Commemorations to mark the battle which defined the border
To mark the 1,000 th anniversary of the Battle, a Living History and Re-enactment Weekend will be held at Carham on July 7 and 8.
The event is part of a research project by the Battlefields Trust in partnership with the locally based Carham 1018 Society and is supported by Heritage Lottery Funding
This is a free event, from 10am to 5pm both days, with free onsite parking for cars and mini-buses and all are welcome to come along and enjoy a fun and educational family day out.
Today Carham is but a small, almost unnoticed, hamlet on the southern bank of the River Tweed, but history has not left Carham untouched and, over the centuries, this small rural community has played a vital part in the evolution of the two nations of England and Scotland.
Carham keeps her secrets close, but if you search, there are clues to be found. Clues to times of peace, meditation and prayer.
The parish church hides the site of an ancient minster founded by St Cuthbert, which dates back to the year 674, and through this, strong links were forged to Lindisfarne and to the Cathedral at Durham, the final resting place of the Saint’s bones. Because of the links to Cuthbert, Carham became more noticeable and consequently a place likely to be attacked. But it was also a place worth defending.
But Carham has also witnessed darker times. Just one thousand years ago, as both Scotland and England were forming into the nations we recognise today, Carham was where the border was defined, in conflict.
In 1018, England was in turmoil. Cnut, a Prince of Denmark, had invaded these islands and, having disposed of the Wessex royal dynasty and brutally removed the Anglo Saxon Earls, England was now under Danish rule.
Taking advantage of the chaos in the south, two armies, both with conquest in mind, one from the north under the command of Malcolm II King of Scots, and a second from the west led by Owain the Bald King of Strathclyde, joined forces at Caddonlea, near Galashiels and marched eastwards towards Carham.
Here, they were confronted by a heavily armed, defensive contingent of Northumbrians who had been hastily gathered together by Eadwulf, Earl of Bamburgh. Battle was inevitable.
There is no surviving account of the battle itself, but using evidence from other well documented conflicts a few years after Carham, such as the Battle of Hastings of 1066 , we can perhaps imagine what might have occurred on that fateful day.
The opposing forces would have rapidly manoeuvred into fighting configuration fronted by long ranks of shields locked together to form an impenetrable wall both to push forward in attack, and to stand firm in defence.
Weapons were readied. The foes approached. Shield wall closed on shield wall. Battle was joined, and the peace of Carham shattered.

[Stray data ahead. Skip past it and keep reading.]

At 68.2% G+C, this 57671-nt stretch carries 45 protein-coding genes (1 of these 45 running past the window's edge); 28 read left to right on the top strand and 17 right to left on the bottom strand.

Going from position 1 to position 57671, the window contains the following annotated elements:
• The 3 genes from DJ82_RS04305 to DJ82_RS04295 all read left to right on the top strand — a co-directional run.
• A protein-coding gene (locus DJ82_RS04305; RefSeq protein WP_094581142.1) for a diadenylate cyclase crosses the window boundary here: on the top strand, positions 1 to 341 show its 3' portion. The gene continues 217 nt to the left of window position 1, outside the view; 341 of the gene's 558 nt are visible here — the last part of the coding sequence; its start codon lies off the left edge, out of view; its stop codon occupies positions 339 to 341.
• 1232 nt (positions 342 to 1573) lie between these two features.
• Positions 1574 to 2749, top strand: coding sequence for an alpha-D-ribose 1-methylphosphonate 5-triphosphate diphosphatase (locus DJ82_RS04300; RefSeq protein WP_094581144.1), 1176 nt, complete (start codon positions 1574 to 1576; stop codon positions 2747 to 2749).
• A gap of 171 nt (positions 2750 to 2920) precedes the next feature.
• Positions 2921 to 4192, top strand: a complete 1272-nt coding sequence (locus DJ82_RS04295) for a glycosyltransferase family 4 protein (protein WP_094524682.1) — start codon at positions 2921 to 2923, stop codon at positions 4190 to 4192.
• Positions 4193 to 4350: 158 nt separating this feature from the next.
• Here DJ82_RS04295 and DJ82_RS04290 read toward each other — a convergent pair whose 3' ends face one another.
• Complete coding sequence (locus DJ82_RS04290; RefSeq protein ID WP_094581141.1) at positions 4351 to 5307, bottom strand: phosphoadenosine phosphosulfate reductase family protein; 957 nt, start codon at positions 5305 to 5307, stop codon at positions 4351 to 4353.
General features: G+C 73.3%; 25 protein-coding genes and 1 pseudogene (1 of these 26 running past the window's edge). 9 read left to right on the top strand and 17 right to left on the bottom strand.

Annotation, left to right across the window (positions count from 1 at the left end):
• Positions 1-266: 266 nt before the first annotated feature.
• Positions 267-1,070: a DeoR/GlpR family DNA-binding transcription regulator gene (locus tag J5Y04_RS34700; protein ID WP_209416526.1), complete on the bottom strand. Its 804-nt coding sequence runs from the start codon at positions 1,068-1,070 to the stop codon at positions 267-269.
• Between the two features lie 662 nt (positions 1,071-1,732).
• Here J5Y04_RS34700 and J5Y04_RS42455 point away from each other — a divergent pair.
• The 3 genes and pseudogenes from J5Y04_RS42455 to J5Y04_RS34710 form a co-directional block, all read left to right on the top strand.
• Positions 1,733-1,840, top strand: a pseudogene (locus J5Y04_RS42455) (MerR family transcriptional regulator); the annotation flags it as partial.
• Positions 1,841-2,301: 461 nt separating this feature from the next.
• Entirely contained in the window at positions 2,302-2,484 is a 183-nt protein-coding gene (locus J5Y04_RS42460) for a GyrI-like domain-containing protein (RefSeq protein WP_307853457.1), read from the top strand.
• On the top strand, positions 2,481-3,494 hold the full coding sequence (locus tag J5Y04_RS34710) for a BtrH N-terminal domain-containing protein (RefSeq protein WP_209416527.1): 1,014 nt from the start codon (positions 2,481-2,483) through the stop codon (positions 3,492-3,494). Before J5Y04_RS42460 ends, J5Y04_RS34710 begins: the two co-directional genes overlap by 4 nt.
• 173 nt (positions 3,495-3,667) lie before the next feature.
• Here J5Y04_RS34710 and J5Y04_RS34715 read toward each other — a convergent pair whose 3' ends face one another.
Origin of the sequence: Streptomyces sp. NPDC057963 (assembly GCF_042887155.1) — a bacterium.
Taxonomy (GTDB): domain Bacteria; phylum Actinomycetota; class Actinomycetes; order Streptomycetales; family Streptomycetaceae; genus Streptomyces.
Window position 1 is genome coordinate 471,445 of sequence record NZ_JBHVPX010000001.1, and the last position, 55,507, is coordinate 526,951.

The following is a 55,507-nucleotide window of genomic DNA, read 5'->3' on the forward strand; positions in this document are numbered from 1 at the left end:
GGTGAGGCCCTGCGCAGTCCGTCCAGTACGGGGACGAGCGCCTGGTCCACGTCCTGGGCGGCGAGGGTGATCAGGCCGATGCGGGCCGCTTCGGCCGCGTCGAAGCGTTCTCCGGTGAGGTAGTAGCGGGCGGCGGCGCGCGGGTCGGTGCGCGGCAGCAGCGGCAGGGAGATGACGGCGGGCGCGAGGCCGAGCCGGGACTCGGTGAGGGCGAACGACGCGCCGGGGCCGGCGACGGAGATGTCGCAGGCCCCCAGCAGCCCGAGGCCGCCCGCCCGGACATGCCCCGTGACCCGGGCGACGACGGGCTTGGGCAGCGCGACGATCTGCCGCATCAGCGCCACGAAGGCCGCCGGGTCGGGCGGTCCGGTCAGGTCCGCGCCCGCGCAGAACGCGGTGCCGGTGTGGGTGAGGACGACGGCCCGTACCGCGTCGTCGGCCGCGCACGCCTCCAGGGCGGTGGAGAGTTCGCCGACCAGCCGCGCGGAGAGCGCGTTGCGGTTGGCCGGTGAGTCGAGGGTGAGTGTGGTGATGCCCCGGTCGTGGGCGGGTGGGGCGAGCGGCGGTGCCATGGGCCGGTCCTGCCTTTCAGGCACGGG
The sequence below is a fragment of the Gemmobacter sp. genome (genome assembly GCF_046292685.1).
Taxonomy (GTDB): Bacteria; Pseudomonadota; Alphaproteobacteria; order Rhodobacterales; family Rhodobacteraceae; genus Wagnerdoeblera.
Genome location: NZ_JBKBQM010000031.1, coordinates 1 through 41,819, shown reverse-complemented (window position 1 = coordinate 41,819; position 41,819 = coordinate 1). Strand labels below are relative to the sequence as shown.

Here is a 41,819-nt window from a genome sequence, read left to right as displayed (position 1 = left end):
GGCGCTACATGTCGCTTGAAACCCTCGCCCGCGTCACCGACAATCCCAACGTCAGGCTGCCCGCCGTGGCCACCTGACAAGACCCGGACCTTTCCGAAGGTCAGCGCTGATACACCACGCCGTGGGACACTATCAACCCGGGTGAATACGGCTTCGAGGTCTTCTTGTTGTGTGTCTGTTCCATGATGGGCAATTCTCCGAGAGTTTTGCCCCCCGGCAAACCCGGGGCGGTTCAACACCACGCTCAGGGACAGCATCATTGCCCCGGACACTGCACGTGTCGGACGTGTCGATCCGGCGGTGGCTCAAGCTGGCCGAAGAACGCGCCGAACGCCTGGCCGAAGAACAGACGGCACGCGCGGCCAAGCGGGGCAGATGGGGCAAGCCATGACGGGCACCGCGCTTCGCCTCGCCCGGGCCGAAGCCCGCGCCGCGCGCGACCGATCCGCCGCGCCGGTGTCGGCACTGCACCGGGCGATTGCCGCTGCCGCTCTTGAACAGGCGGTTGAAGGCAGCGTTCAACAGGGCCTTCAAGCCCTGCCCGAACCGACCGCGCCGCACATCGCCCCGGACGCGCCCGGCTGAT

First, javelins were hurled, then sword and axe were unleashed with fury and savagery against shield, armour, bone and flesh. The defenders stood their ground, but they were outnumbered.
The Northumbrian shield wall faltered; fractured; gave way. Now was mayhem, bloody carnage and slaughter. Northumbrians who could, fled the field. But many stayed – the dead, the dying, the wounded, and those who would later be sought out and killed by the victors.
This day, 1,000 years ago, ensured that the land north of the River Tweed would become forever an integral part of the nation we know today as Scotland. The Tweed became a distinct boundary; this was the start of the Border story.
Today nothing remains to be seen that a great and decisive battle was once fought here.
Carham was beyond doubt a substantial victory for the King of Scots and the King of Strathclyde, but it was not a victory great enough to allow Malcolm II to venture further south to avenge his humiliating defeat at Durham some 12 years previously. Nothing more was written about Owain the Bald, but within a few years of Carham, the Kingdom of Strathclyde became part of the new and larger Kingdom of Scotland.
Eadwulf of Bamburgh survived the battle, and lived a few years beyond, but he became known as Eadwulf Cudel; Cudel meaning cuttlefish or coward.
No attempt was made to regain the ground lost after Carham, nor did Malcolm II again seriously threaten south of the Tweed.
Within a few decades defensive castles were built along and near the Tweed, including Berwick, Twizell, Etal, Wark, Hume and Roxburgh.
The Border was marked in its current place after Carham, but was not set in law until the Treaty of York in 1237.
Carham was the start of the Border story; first a story of conflict; then a story of reconciliation which has led to today, when the Borderlands are a fine and peaceful place in which to live.